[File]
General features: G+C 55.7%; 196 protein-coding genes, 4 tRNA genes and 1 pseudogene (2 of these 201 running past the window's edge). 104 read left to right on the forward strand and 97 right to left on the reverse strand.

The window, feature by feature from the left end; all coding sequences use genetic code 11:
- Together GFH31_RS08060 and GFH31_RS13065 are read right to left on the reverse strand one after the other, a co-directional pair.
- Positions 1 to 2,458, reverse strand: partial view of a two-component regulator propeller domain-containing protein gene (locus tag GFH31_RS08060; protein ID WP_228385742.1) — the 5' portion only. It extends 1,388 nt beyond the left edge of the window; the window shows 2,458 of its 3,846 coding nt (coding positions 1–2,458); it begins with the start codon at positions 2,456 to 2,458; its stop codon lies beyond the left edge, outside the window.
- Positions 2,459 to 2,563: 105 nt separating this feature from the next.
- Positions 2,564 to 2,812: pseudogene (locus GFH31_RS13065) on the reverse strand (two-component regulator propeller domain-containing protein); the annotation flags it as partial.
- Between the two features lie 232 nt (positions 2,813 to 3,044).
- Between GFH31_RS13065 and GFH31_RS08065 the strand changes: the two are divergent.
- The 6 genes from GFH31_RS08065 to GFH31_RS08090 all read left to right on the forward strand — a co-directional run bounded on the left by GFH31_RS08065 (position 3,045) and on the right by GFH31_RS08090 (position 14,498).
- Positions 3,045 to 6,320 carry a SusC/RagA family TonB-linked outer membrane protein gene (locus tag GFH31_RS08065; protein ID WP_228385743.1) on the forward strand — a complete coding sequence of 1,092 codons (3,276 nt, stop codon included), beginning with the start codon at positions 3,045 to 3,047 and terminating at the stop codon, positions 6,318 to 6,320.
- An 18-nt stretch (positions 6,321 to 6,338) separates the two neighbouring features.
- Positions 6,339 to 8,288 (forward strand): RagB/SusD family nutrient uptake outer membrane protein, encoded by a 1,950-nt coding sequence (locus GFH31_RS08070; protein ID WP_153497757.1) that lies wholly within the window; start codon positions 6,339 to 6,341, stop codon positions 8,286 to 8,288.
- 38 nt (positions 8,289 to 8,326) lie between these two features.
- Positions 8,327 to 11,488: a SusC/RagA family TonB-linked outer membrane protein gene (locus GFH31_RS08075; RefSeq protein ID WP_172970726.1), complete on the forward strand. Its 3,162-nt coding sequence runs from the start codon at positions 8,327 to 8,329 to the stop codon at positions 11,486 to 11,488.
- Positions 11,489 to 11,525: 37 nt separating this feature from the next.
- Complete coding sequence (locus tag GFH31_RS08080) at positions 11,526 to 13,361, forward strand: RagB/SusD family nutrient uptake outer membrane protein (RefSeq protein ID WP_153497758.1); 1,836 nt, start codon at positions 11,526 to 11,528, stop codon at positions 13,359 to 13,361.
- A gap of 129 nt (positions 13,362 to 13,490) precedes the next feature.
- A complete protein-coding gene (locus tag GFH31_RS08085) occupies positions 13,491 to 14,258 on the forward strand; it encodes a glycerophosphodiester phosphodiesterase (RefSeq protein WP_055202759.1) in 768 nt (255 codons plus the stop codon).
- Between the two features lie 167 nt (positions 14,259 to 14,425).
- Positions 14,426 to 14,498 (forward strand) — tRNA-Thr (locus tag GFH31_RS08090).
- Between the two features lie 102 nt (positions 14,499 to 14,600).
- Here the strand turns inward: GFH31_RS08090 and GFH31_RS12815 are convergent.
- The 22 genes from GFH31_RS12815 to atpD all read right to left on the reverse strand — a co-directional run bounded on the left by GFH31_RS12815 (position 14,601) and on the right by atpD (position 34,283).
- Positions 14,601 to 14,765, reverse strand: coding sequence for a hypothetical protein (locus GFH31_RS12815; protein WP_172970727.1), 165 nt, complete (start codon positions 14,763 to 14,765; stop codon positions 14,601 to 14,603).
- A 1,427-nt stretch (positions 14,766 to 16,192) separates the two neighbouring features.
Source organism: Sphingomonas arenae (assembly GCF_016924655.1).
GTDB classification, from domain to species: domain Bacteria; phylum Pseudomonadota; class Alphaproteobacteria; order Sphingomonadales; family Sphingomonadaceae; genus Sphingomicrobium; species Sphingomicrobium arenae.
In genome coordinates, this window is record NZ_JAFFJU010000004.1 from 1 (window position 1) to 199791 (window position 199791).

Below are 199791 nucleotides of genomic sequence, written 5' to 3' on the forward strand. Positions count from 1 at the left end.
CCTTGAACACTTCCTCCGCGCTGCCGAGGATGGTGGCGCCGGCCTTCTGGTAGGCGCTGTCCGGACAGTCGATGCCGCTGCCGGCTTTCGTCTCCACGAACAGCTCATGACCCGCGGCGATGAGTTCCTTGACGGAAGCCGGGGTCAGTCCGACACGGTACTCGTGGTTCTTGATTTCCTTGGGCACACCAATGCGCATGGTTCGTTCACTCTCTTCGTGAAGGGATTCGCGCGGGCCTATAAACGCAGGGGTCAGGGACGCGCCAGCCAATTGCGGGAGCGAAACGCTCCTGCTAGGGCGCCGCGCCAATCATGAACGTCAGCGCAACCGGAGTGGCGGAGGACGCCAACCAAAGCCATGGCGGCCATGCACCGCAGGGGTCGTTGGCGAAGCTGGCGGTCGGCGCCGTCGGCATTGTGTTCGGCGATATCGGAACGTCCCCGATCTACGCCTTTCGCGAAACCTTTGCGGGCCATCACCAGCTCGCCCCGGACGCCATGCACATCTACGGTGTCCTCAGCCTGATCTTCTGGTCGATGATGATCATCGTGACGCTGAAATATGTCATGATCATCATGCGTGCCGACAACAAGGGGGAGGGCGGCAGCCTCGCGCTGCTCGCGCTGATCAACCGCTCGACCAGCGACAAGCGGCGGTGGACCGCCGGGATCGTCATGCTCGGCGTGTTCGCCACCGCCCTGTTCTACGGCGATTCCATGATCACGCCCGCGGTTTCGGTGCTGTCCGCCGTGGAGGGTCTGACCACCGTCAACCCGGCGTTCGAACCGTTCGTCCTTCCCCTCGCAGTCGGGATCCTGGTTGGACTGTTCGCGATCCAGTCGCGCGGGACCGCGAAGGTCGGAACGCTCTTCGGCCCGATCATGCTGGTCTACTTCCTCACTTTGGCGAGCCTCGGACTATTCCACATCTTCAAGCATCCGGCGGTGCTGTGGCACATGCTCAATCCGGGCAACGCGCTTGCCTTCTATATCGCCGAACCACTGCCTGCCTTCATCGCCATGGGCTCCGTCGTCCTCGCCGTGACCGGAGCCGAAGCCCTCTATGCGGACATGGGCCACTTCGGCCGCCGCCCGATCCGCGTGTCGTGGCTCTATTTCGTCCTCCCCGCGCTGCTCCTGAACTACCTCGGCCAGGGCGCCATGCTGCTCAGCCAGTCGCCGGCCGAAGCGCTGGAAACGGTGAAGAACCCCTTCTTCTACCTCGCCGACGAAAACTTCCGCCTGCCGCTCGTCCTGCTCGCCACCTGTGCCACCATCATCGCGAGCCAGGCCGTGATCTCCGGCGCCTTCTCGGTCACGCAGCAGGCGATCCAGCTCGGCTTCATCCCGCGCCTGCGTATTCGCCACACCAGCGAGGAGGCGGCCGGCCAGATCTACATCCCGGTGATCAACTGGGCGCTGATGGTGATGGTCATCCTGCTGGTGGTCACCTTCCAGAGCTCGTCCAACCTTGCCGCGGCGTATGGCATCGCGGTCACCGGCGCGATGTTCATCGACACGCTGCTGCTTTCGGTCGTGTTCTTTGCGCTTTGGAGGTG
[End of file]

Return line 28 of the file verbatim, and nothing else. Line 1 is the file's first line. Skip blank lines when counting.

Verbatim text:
In genome coordinates, this window is record NZ_JAFFJU010000004.1 from 1 (window position 1) to 199791 (window position 199791).